Although the microfinance sector in developing countries has seen an impressive development in recent years, many small-scale farmers in rural areas are still undersupplied with capital. One of the main reasons for this undercapitalization is the exposure to weather risks. Weather index insurance is assumed to bear high potential for accelerating agricultural lending. The index design hereby is of particular importance. The purpose of this paper is to estimate the influence of evapotranspiration and precipitation indices on the credit risk of farmers in Madagascar.
The authors base the analysis on a unique borrower data set provided by a commercial microfinance institution in Madagascar and weather data provided by CelsiusPro. In this context, evapotranspiration and precipitation indices both at aggregated bank level and at branch level are identified and their influence on credit risk of small-scale rice farmers is estimated.
The results show that the weather-related part of the credit risk of farmers can be better explained by an evapotranspiration then by a precipitation index. The precipitation index underestimates the weather influence on credit risk especially during the harvesting season. The results suggest a potential for weather index insurance which is based on an evapotranspiration index. The results are of similar importance for developed and developing countries.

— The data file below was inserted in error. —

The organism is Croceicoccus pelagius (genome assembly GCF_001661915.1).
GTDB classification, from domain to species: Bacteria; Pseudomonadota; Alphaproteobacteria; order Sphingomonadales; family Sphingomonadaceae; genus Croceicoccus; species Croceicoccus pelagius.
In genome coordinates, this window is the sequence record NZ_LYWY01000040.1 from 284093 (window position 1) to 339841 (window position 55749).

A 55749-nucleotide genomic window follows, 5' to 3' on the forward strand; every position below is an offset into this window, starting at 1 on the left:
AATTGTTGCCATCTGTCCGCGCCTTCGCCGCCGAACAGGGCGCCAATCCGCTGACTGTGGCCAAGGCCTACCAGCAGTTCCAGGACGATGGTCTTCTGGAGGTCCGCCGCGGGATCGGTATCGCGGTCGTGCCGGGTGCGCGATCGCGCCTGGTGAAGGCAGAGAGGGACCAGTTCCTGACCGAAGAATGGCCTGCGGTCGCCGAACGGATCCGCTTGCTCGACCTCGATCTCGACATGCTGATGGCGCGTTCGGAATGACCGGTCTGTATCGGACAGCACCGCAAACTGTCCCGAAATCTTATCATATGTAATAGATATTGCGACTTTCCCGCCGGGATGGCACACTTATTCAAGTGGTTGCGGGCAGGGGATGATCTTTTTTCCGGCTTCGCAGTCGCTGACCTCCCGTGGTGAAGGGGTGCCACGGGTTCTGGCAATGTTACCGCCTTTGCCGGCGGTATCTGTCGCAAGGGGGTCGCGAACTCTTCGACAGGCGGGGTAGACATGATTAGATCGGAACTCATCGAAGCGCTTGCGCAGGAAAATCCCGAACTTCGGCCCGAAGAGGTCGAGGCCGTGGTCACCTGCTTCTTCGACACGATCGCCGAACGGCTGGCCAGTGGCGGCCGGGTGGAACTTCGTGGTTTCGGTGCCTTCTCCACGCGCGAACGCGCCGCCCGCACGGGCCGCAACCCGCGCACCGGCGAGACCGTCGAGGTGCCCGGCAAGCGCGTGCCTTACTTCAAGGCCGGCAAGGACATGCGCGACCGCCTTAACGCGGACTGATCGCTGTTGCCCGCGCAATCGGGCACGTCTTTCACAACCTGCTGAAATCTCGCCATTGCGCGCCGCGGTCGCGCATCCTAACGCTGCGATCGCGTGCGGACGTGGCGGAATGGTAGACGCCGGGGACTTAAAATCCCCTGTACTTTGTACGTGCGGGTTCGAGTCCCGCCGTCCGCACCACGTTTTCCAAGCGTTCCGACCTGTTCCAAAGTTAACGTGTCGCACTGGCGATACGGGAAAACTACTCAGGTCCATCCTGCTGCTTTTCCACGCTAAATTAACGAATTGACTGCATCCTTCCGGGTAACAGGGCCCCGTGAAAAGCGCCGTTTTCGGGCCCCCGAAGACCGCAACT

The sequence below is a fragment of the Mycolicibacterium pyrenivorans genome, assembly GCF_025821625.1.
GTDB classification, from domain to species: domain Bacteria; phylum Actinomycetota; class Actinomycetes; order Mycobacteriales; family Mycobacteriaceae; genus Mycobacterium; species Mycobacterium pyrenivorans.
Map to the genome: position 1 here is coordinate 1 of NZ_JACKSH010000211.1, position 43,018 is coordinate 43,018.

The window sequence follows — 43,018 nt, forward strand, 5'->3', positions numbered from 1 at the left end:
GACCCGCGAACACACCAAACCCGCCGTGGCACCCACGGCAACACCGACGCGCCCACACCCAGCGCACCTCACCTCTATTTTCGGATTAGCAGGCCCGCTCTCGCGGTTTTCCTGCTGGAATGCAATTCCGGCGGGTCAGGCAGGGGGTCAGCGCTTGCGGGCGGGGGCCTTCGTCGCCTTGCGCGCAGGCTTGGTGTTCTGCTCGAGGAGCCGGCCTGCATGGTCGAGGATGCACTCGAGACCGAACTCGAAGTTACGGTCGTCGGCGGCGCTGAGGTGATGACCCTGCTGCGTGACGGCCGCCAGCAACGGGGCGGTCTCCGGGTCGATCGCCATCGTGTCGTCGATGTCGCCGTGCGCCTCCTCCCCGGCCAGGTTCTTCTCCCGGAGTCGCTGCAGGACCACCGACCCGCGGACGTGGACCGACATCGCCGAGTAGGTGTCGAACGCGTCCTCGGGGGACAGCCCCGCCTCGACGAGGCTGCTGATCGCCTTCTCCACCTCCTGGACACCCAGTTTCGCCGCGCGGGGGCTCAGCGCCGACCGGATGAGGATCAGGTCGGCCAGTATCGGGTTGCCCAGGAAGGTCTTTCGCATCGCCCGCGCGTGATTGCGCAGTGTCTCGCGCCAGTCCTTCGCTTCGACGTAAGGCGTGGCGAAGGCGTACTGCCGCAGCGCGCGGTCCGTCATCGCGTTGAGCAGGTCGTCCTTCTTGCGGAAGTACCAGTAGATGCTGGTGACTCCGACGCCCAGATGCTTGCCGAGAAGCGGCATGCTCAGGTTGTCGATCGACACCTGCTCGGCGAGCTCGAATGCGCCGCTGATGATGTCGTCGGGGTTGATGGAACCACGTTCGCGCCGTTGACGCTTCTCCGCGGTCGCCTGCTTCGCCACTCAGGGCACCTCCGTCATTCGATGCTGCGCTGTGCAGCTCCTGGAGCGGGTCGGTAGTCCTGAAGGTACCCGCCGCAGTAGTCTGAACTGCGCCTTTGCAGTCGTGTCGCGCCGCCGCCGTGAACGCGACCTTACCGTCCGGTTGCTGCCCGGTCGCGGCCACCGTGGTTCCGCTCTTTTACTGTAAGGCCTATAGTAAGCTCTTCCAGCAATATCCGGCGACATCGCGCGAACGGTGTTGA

The results suggest that, should insurance be considered as an appropriate risk management instrument for the farmers or the bank, weather index insurance has the potential to mitigate a certain part of the credit risk. The authors also find that the focus on precipitation-based index insurance products would underestimate the weather influence on credit risk. Furthermore, the results suggest that insurance products should be tailored to branches to be most effective.
To the authors’ knowledge, this is the first study that compares the explanatory values of evapotranspiration and precipitation indices in general and for the credit risk of small-scale farmers in particular.
von Negenborn, F., Weber, R. and Musshoff, O. (2018), "Explaining weather-related credit risk with evapotranspiration and precipitation indices", Agricultural Finance Review, Vol. 78 No. 2, pp. 246-261. https://doi.org/10.1108/AFR-07-2017-0058Download as .RIS
Emerald Publishing Limited
Copyright © 2018, Emerald Publishing Limited